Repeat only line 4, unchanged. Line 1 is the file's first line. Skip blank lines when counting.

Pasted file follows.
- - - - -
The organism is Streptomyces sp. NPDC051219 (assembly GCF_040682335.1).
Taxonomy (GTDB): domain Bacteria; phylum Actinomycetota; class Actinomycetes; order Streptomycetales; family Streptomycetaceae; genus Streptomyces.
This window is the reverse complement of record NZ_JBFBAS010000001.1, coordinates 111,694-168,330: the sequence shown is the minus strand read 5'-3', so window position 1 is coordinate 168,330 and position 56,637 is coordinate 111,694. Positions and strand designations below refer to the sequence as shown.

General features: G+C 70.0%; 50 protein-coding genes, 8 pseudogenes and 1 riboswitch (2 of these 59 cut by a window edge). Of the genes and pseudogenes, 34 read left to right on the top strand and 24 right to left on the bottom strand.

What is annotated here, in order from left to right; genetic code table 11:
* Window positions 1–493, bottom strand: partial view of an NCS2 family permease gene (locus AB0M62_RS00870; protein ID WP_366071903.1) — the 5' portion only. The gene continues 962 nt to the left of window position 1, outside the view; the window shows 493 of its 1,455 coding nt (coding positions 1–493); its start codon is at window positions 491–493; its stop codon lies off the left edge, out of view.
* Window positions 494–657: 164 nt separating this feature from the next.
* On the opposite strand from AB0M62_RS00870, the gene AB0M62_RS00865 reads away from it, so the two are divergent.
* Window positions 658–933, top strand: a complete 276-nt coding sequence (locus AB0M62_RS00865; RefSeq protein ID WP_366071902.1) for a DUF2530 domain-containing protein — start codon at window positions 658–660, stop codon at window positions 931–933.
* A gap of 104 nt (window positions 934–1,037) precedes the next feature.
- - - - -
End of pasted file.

General features: G+C 70.0%; 50 protein-coding genes, 8 pseudogenes and 1 riboswitch (2 of these 59 cut by a window edge). Of the genes and pseudogenes, 34 read left to right on the top strand and 24 right to left on the bottom strand.